Jack Link's Shifts Brand Vision to 'Protein Snacking’

MINONG, Wis. — Thirty-year meat snacks veteran Jack Link’s wants to shift its gas station jerky image to something more meaty.

The Minong-based meat snacks giant is in the process of broadening its image and attracting new customers with the expansion of its product lines, shifting its marketing strategies, and opening a new showroom and office in downtown Minneapolis, reportedStarTribune.

"We’ve changed our brand vision and our company vision from being the dominant leader in jerky to really being the dominant leader in protein snacking," said Tom Dixon, chief marketing officer. "We feel like we have the ability to bring protein snacking to a whole other level because at the end of the day, you can’t out-protein meat."

Founded in 1986, Jack Link’s has more than $1.2 billion in annual sales of jerky and other meat snacks, according to recent data from Chicago-based market research firm IRI.

Despite the meat snacks category’s recent boom in popularity, Jack Link’s experienced a 5-percent drop in dollar share of jerky sales vs. the previous year. Its sales and market share have also taken a dip, the news outlet reported.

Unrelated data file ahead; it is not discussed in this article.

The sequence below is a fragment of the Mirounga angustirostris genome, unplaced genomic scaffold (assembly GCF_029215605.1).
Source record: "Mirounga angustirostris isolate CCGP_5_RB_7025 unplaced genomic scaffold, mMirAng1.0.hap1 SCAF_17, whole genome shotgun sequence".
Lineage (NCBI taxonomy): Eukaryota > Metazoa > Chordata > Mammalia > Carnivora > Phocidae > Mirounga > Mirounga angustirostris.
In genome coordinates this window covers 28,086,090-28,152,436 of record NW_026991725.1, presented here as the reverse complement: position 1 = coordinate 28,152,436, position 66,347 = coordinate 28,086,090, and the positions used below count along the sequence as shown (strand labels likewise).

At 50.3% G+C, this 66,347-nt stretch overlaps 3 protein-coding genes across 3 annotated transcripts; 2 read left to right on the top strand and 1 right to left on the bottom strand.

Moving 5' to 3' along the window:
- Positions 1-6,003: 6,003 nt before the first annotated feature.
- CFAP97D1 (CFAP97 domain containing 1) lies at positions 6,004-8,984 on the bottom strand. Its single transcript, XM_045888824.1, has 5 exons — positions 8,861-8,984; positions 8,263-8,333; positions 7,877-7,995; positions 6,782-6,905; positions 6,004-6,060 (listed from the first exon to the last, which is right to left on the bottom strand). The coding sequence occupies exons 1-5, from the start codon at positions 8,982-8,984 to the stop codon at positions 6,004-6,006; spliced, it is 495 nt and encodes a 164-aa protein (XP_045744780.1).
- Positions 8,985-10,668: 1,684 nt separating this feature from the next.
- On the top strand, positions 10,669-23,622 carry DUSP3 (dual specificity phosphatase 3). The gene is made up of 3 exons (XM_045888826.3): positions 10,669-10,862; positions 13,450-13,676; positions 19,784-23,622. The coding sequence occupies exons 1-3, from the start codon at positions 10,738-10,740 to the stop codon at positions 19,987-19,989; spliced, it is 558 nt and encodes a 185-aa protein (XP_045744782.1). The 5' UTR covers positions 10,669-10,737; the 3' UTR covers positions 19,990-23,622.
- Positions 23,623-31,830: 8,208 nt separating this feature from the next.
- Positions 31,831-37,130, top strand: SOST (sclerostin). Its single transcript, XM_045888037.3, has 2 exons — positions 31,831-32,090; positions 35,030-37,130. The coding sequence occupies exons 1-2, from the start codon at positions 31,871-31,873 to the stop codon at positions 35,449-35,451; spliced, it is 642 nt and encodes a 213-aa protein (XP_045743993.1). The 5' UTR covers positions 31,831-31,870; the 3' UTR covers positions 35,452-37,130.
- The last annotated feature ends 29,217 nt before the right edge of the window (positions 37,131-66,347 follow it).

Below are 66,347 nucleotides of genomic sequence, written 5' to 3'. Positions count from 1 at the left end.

To appeal to the change in customer demographics, Jack Link’s has started to make more concerted efforts, including the purchase of Grass Run Farms, whose jerky, beef sticks and summer sausage come from cattle raised without antibiotics and added growth hormones.

The company is also making new introductions with:

  • Lorissa’s Kitchen. The jerky brand that comes in smaller pieces and has more moisture, making it easier to chew than traditional jerky. Soon, Jack Link’s will start a revamped national advertising campaign around the jerky brand.
  • Jack Link’s A.M. Rolling out next month, the breakfast products line includes brown sugar and maple bacon and sausage to show consumers that meat snacks can be eaten in the mornings.
  • Extra Tender Beef Jerky. The new line of jerky will roll out in March.


With the meat snacks category expanding its definition of the typical jerky consumer, women and millennials have become the focus of new marketing. Jack Link’s — known for its very male-centric ads featuring Sasquatch monster and a "Feed Your Wild Side" pitch — has been left to play defense, according to Robertson Allen, consultant for consumer foods research firm the Hartman Group.